Asparagus Risotto

Asparagus RisottoLiving with vegetarian me (though I eat dairy and sometimes fish), is not idyllic for a meat-eating man. He’s never complained, and I try to make it possible for us both to enjoy meals. Asparagus risotto lets us meet in the middle as a main dish for me and a side one for my husband. It’s not too difficult, time consuming, or expensive and it is flavorful, meatless, and satisfying.

Marguerite Marceau Henderson has it in her book Small Plates, Appetizers as Meals. I’ll give her credit because I most closely followed her version, but an earlier one I had was from

Don't judge the book by the lousy photo of its cover. The book is great and I'm not a photographer.

Don’t judge the book by the lousy photo of its cover. The book is great and I’m not a photographer.

Bon Appetit. Recipes evolve and Henderson’s newer version keeps the asparagus fresher, though she loads in twice the cheese. Oh well, proportions are meant to be adjusted to individual flavor that doesn’t compromise the science of making it successful.

4 to 6 servings (I halve recipes unless I want leftovers.)

Asparagus

2 T olive oil, 1 bunch fresh asparagus spears with ends trimmed and cut into 1” pieces, 1 tsp kosher salt

In medium skillet, heat olive oil and add asparagus and salt. Toss; cook over medium heat for 3 to 4 minutes, stirring often until bright green. Set aside.

Risotto

5 T butter, divided
2 large shallots, chopped (Or one onion. She’s fancier than me.)
2 C Arborio rice
1/2 tsp kosher salt
1/4 tsp ground black pepper
6 C warmed broth (She says chicken, I say vegetable.)
2 C green peas, thawed (She says petite, I say let’s use what’s in the freezer.)
1 C grated Parmesan cheese
1/2 C chopped fresh chives for garnish
1/4 C grated Parmesan cheese for garnish

In a large saucepan, heat 4 tablespoons butter and saute shallots until soft, about 4 minutes. Add rice, stirring to coat with butter and shallots. Add salt, pepper, and 1 cup of broth. Stir; cook over low heat for 4 to 5 minutes, stirring often, until liquid is absorbed. Add another cup of brother (continuing the process so that the liquid is being absorbed by the rice); repeat until all the broth is used. After 25 minutes or so, rice should be tender. Add peas, cooked asparagus, cheese, and remaining 2 tablespoons of butter. Cook 1 minute more over low heat. Remove from heat. Serve risotto with chopped fresh chives and grated Parmesan cheese as garnish.

Serve with salad, wine, bread if desired, and oh yes, that meat. Lovely.

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17 Responses to Asparagus Risotto

  1. I L-o-v-e Risotto and the same goes for asparagus. This sounds wonderful. Thanks for sharing, Rebecca. 😀

  2. I loved it, too. Let me know if you give it a try and what you think.

  3. Amy says:

    Wonderful Risotto recipe! Thanks 🙂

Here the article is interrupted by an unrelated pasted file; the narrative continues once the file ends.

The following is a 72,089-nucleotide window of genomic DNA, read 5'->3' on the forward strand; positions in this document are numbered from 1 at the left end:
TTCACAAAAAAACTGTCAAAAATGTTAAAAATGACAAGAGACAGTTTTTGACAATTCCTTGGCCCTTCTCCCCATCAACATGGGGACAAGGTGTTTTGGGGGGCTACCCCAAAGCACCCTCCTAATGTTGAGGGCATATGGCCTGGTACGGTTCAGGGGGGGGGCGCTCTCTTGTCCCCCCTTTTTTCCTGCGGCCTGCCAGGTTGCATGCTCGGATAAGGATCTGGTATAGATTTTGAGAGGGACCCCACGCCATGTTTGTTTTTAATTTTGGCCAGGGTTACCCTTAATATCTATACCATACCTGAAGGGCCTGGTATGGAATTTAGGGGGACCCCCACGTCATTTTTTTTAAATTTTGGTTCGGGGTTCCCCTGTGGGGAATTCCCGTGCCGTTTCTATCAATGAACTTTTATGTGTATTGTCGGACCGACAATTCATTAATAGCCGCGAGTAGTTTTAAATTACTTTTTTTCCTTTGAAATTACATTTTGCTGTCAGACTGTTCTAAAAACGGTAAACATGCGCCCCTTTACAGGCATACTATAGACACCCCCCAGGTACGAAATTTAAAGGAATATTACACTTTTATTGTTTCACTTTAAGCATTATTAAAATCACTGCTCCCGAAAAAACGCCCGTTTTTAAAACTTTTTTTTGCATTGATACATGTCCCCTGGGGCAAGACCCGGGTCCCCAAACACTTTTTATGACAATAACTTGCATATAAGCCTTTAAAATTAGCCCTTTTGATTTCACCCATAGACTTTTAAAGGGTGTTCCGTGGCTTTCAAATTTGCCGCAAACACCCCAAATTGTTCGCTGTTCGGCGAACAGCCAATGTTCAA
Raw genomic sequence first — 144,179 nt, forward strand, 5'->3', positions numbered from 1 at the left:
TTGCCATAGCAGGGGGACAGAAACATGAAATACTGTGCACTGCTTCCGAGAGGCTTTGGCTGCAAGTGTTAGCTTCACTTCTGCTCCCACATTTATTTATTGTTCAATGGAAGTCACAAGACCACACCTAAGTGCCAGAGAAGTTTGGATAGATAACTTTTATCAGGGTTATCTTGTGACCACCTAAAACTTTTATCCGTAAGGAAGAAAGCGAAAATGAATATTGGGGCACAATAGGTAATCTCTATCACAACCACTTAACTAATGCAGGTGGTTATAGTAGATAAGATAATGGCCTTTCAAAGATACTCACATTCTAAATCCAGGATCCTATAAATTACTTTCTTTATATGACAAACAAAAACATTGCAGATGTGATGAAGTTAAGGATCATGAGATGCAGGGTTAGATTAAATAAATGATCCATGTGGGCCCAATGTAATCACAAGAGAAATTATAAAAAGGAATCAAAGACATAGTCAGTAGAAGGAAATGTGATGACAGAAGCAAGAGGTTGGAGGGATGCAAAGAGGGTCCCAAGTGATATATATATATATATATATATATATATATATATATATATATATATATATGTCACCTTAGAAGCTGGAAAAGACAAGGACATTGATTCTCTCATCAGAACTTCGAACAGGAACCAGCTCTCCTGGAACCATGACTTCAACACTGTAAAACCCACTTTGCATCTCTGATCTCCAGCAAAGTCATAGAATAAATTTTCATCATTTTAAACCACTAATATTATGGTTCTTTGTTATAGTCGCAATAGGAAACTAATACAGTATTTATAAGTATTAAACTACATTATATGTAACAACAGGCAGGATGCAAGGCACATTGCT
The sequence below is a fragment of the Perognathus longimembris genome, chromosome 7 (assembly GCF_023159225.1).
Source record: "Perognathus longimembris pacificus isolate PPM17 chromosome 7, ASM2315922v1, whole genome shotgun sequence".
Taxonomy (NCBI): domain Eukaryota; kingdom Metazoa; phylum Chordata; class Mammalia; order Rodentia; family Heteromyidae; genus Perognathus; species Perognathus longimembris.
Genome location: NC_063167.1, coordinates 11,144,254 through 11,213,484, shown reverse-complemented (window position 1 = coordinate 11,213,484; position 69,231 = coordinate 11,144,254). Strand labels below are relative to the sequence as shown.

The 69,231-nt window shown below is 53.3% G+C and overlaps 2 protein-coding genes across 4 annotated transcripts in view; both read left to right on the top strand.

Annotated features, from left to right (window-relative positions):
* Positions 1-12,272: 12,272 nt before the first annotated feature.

4. Carrie Rubin says:

    I love risotto, but I don’t have the patience to make it. I really should, because it’s so yummy. I usually only get it when I eat out. This one looks good!

  5. Mmmm… sounds yummy. –Curt

  6. Last night I finished the last of the asparagus risotto I made a few days ago. It was so delicious I’m not sure whether to jump in and make another or err on the side of not having too much of a good thing in order to keep it alluring.

  7. My first hub ate meat but I’ve been a veg since high school. I never found it that difficult and my son ate meat and up until a few years ago I would make everyone who ate meat a turkey for thanksgiving but I stopped doing that. My tugboat man hub is a veg like me. I didn’t know you were one of us!

    • I am, and have been since I was 27. I learned it from my grandmother and it was easy to do. I have eaten fish, but find lately that has less appeal. I do cook it for others because I also really believe every human body has a different way of metabolizing and has a slightly different chemistry.

  8. WordsFallFromMyEyes says:

    Just wonderful, wonderful.

    I discussed vegetarianism with my son last weekend, myself having watched “Meet your Meat”. My son said we NEED meat, we’re carnivores, & as he trains martial arts 5 days a week I don’t know how I’d keep his appetite happy without a steak in the mix. Yet me, I’m eating meat less & elss… though just don’t know recipes. Just don’t know how to “do it”.

    • My own unverified opinion is that some people do need meat. Our bodies are different chemical compositions and that needs to be respected. But I also think too many people forget how to listen to the wisdom and rhythm of their body and if more of us did, our eating habits would change, maybe several times. Thanks so much for stopping by and commenting. And it can be a slow go eating less meat, but if it feels comfortable I’m sure you’ll start feeling it’s easier to adjust to, it “just happens” with most people.

  9. I’ll give this a try. An alternative to tomato sauce, sometimes I use artichoke/spinach dip instead. Good hot or cold.

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